You've had a great idea for teaching, I dunno, let's say algorithms. How do you know if it will work though, ie in the sense of extending or deepening pupils' knowledge?
The first thing to do would be to find out if anyone else has tried the idea. You could do so by doing searches in Google and Youtube. Also, you could ask in the Computing At Schools community discussion forums, or one of the Facebook groups. (The one I especially like is called ICT and Computing Teachers, which is a closed group, meaning that you'll have to ask permission to join.)
Once you've thought your idea through, and perhaps discussed it with others. so that you're reasonably sure it stands a good chance of benefitting your pupils, this is also a great opportunity for some classroom-based research. Bear in mind a few caveats though.
First, there's an ethical consideration. If your idea takes a whole term and then doesn't work, the kids are not going to get that time back. Therefore I suggest thinking of something that can be tried and, if necessary, dispensed with very quickly.
Secondly, if it's something that looks outlandish, or could look outlandish, then you may need to chat to your headteacher or principal about it.
Thirdly, and on the same point, you may wish to write to parents to tell them what's about to happen, and why. Take games-based learning, for example. Back in the 1990s I reviewed home educational software for a magazine called ST Format.
The reviews were intended for parents of school-age kids. Here's what I wrotein the January 1992 issue (the allusion to Dickens' Christmas Carol will readily be apparent when one realises that the eidtion always appeared a month earlier than the one on the cover; thus this appeared in December 1991):
Here's what the article reads:
GAMES FOR HOMEWORK?
"But Uncle Ebenezer," Bob cried. "You promised I could play a game when I'd finished!"
"Never mind that," Scrooge snarled. "Clean the fluff out of your mouse and load up another piece of educational software."
Is this dialogue really that unfamiliar? So many people seem to draw a distinction between education and fun or, more accurately, between games which are educational and those which are fun. Life isn't that simple -even shoot-'em-ups can have some educational value -like teaching manual dexterity, adding up and strategy/forward planning. And when you consider the god-games that keep appearing, then you're into really serious stuff, like financial planning, thinking about the future effects of your actions and understanding the instructions.
So, the next time your children come home from school and announce that their homework is to play games on your ST all evening, they could just be telling the truth!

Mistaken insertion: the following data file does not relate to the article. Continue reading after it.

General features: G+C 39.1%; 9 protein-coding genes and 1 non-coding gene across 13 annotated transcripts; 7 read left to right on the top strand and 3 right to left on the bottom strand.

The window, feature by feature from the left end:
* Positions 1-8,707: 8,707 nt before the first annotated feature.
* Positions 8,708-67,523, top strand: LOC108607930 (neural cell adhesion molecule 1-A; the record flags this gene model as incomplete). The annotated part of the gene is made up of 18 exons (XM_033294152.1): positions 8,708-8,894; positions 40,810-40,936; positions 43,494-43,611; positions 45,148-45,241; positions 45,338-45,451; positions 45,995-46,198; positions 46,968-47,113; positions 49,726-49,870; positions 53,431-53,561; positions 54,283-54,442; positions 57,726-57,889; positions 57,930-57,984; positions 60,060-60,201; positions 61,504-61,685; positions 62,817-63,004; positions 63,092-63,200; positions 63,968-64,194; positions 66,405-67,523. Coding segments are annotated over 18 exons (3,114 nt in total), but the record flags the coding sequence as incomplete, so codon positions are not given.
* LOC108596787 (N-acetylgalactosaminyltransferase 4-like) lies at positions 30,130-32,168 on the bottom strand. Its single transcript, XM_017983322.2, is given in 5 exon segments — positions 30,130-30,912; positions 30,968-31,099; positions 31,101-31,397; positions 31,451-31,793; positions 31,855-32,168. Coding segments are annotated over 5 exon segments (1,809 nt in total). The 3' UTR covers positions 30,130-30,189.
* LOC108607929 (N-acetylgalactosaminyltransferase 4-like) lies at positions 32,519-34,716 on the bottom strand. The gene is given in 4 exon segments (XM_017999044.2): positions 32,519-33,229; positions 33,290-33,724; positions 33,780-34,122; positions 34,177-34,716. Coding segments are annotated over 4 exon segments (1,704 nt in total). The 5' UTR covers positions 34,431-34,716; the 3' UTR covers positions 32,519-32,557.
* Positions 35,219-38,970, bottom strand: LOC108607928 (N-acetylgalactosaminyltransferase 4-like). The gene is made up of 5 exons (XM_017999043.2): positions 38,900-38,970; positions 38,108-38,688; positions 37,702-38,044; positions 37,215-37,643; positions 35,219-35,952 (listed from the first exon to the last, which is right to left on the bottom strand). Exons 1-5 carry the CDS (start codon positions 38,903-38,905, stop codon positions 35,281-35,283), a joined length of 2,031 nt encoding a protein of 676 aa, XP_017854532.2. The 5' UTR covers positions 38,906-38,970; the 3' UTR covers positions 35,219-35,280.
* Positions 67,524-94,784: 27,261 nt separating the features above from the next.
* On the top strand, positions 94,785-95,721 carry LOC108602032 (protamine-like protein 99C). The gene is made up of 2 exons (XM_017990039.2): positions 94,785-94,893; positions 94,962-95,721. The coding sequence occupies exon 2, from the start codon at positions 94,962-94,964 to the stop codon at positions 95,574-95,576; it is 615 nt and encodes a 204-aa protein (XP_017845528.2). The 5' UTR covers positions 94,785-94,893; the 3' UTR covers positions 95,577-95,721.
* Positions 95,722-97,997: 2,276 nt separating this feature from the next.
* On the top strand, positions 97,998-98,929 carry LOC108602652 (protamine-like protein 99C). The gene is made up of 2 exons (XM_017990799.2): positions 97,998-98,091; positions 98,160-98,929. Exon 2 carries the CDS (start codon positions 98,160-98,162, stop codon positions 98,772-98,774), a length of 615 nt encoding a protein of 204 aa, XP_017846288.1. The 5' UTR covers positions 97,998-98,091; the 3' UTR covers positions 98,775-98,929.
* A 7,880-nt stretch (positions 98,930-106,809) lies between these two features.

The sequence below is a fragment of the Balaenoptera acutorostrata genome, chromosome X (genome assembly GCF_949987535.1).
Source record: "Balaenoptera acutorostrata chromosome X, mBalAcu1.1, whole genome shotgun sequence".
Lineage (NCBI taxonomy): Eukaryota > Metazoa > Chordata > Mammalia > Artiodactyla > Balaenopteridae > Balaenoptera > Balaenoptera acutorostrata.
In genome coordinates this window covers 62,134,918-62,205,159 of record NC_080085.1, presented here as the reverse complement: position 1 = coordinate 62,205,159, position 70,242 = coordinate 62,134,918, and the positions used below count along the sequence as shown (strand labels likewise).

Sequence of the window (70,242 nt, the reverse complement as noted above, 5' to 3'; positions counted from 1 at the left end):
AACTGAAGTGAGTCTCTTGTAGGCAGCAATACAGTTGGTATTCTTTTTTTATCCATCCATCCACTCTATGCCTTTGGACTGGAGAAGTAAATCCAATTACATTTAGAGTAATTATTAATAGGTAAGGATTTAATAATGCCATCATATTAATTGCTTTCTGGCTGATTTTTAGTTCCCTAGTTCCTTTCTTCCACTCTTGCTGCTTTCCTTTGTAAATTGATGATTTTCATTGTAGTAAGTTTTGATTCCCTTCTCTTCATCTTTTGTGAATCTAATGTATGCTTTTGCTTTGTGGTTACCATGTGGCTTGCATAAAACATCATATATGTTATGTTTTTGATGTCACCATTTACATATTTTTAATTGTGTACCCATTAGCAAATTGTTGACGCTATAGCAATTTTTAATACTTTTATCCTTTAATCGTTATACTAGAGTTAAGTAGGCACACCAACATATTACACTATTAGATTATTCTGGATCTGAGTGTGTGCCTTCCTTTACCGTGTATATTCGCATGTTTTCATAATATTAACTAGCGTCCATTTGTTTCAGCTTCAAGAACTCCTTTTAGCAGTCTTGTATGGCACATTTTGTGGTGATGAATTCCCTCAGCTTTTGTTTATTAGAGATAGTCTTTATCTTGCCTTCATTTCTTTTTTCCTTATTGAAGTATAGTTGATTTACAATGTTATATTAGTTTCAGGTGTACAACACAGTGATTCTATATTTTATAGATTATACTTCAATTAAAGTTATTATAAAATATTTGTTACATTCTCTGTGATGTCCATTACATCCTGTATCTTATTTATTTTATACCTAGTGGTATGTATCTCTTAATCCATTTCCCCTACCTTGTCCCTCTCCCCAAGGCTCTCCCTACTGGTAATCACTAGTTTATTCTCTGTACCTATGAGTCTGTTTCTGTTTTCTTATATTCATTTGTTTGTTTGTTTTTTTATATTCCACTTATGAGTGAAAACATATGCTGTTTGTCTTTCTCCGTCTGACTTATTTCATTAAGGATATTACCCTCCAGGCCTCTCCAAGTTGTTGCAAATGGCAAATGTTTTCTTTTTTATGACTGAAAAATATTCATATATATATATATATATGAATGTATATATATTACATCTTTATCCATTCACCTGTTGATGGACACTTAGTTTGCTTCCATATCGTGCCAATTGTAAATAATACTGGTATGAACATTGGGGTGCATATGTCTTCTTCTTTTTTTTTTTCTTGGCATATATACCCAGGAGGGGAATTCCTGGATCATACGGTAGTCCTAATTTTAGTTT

Fourthly, document what you're doing. You'll need to be able to show impact, or lack of it.
Fifthly, research needs to be analysed, not just evaluated, ie look at the questions raised. This point was made by Dr Chris Harrison of Kings College, London, in a round table discussion at the Global Teacher Knowledge Mobilisation Summit that took place on 4 May 2017.
Sixthly, ask the pupils for their opinions too. Their insights and suggestions could be invaluable. Apart from anything else, you should tell them why you're doing whatever it is you're doing, or run the risk that they will think it's a waste of time and a distraction from their real work.
Finally, report the results of your research. Obviously this could pose difficulties if your new approach didn't result in better learning, however 'better' is defined. But in that case you would want to know why it didn't work, which is where your own honesty and feedback from the pupils themselves comes in.
If you're interested in evidence-based education, ie education based on research, then there are three things you should do in my humble opinion.
First, book up for the annual conference of the Association for Information Technology in Teacher Education, which takes place in June 2017 in Hull. Lord Jim Knight and Bob Harrison will be speaking. (Disclosure: I am on the ITTE committee and jointly responsinble for PR and marketing, but I'd have recommended the conference anyway.)
Secondly, join Mirandanet, which is an organisation dedicated to classroom-based research.
Thirdly, sign up to my newsletter, Digital Education. This often features articles about research in the field of education technology, and by signing up you'll be one of the first to know when a new book called What The Research Says is published. (Disclosure: I have contributed a chapter to that book.)
To give you a couple of examples, an issue back in January 2017 reported on research on ICT and digital skills undertaken for Parliament, and a Children's Commissioner report into what children do online, plus links to other (international) reports into fake news.
Also, I ran a series to find out what academics in our field were working on. Here's the interview with Mike Sharples of the Open University and FutureLearn.
Convinced? Just fill in this form: